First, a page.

Fine. Be angry with the bankers who are to blame and got bailed out with bonus money. Hate the politicians who sent us to war or didn't see the economic collapse coming. Call the oil companies greedy bastards. But at some point we have to move on and take on the real work of recovery, and that takes all of us.

So, put candy on both sides of my yogurt. If you do that, maybe I'll get a large next time.

Tuesday, August 24, 2010

Who Needs Terrorists When We Have Ourselves?

I'll admit it. I have a lot of prejudices against Muslims. Much of it is my perception of how they feel about and treat women and gays. Their perception of Israel's lack of right to exist doesn't give me warm fuzzies either. However, I know that doesn't describe all Muslims, and I've read many stories of Muslims engaging with other religious groups in the name of tolerance and understanding. There's a lot to be said for America's melting pot. Quite frankly, we all have a lot to learn about peace and understanding each other.

However, marginalizing a population does the opposite. If we treat Muslims like "other" then improvement in relations only deteriorates and yes, it can be worse than it is. The protest against the cultural center near Ground Zero are once again giving our enemies "I told you so" moments.

I could get into the stupid things that have been said in the name of "protecting America", but that's all been said before. But I would think we would all agree that protecting America and protecting what we stand for, such as religious freedom, would be the best way to "win" any war on terror. Lowering ourselves to their level of hate, misinformation, xenophobia, and lack of freedom would give them our destruction on a plate without any need for violence on their part.

Wednesday, March 24, 2010

Tea partiers proved that I was right

Leonard Pitts, saying it better than I ever could:

Tuesday, March 23, 2010

Let's all agree!

Democracy would be so much easier if we all just agreed with each other. And disagreeing is too difficult - it's much easier if I just vilify you. You are evil which means I must be right!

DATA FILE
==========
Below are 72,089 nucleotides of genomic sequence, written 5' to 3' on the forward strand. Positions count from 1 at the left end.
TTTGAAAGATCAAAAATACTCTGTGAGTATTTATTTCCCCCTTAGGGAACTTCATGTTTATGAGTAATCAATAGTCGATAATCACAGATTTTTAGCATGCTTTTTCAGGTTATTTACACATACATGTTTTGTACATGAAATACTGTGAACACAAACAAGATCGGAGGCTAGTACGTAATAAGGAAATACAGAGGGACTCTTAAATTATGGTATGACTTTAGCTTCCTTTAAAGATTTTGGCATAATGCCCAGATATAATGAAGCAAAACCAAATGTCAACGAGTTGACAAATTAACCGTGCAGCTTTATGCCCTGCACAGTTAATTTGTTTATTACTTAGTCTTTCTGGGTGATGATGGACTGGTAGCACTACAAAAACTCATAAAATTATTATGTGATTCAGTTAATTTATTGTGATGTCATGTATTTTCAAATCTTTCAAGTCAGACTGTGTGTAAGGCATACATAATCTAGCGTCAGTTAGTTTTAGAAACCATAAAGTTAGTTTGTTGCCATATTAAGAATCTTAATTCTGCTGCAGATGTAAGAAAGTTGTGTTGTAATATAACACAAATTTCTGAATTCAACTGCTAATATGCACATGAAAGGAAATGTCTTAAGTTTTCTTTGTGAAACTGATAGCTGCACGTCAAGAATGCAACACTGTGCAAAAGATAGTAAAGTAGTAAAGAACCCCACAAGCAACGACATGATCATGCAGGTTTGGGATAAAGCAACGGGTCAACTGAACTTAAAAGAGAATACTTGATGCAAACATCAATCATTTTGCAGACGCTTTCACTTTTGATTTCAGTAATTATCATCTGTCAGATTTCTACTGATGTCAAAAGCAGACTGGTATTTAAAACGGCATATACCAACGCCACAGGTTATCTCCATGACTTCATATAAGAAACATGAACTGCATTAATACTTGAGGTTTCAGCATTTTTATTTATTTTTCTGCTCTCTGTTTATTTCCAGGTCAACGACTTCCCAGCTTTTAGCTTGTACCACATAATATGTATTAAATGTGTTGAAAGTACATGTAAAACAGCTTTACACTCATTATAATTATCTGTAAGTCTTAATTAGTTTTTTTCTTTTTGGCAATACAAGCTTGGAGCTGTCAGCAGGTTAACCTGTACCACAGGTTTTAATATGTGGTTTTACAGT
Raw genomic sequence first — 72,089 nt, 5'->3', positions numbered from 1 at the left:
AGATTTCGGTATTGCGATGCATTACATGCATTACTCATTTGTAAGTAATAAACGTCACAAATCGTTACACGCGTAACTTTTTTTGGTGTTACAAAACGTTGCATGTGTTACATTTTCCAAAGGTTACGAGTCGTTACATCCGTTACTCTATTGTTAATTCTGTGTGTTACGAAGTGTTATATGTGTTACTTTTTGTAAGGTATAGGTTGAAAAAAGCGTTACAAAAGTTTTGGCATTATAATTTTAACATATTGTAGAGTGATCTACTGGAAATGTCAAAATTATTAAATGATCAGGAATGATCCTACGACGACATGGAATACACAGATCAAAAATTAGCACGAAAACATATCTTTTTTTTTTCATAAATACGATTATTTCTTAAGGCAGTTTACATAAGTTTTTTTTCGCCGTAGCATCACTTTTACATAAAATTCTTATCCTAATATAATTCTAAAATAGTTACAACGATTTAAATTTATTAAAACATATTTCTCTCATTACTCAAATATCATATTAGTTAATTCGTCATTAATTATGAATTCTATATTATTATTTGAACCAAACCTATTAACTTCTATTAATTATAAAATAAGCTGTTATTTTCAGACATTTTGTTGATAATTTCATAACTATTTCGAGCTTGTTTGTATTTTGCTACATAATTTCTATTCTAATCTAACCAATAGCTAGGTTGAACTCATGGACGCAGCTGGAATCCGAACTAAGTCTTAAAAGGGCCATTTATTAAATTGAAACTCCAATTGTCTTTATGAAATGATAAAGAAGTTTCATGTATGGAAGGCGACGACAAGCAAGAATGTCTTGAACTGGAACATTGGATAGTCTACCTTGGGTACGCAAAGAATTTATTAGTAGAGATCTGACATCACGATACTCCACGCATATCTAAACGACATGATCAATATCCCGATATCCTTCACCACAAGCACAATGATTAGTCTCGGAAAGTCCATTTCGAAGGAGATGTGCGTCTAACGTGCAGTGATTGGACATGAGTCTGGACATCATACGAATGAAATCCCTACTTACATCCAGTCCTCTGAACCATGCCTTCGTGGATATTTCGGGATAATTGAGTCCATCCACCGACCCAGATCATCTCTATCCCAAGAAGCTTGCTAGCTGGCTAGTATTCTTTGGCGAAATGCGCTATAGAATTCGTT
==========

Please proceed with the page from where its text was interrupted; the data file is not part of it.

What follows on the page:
This is the new discourse isn't it?

I truly believe that if you do not like the new health care bill, you should be more angry with the Republicans than with the Democrats. The Republicans overreached with their name calling and ended up being so hateful that on the last day they resorted to racial and anti-gay slurs. If I wasn't in favor of the health care bill before this I wouldn't have wanted it to pass just because of it. Maybe that would make me a bad legislator, but it's tough to not want more closely associated with the nice guys and not the hate crowd.

Despite being generally supportive of the health care reform bill, now law, I've actually agreed with some very well rationed reasons why this health care reform bill (even if you only look at its basic principals) may be a bad idea. Too bad that too few of those reasons didn't follow or proceed name calling and accusations. Maybe our diplomats should spend less time overseas and start hanging out in the halls of Congress.

One of the theories (and it is just a theory) of democracy is that different opinions can come together and reach a better solution, and not just a bloated, contradictory one. I believe that doesn't happen very often because of lack of trust. I believe this lack of discourse and trust is truly hurting our country.

Can't we at least agree on that?

Sunday, December 27, 2009

Almost One Year of Obama

Let me start off by saying I haven't been more pleased with the presidency in a long time. I say this despite being disappointed that Obama had to start his presidency with weights tied around his neck due to our being already mired in two wars and a horrendous recession.

In such a short time, I've heard so much negativity about this president, that it sinks my heart. It's not that people disagree with him, but the way their disagreements are characterized makes me want to throw my hands in the air and say is there anyone realistically that can actually make everyone not want to run for the borders? Probably not. But here are some of what I've heard and why I disagree: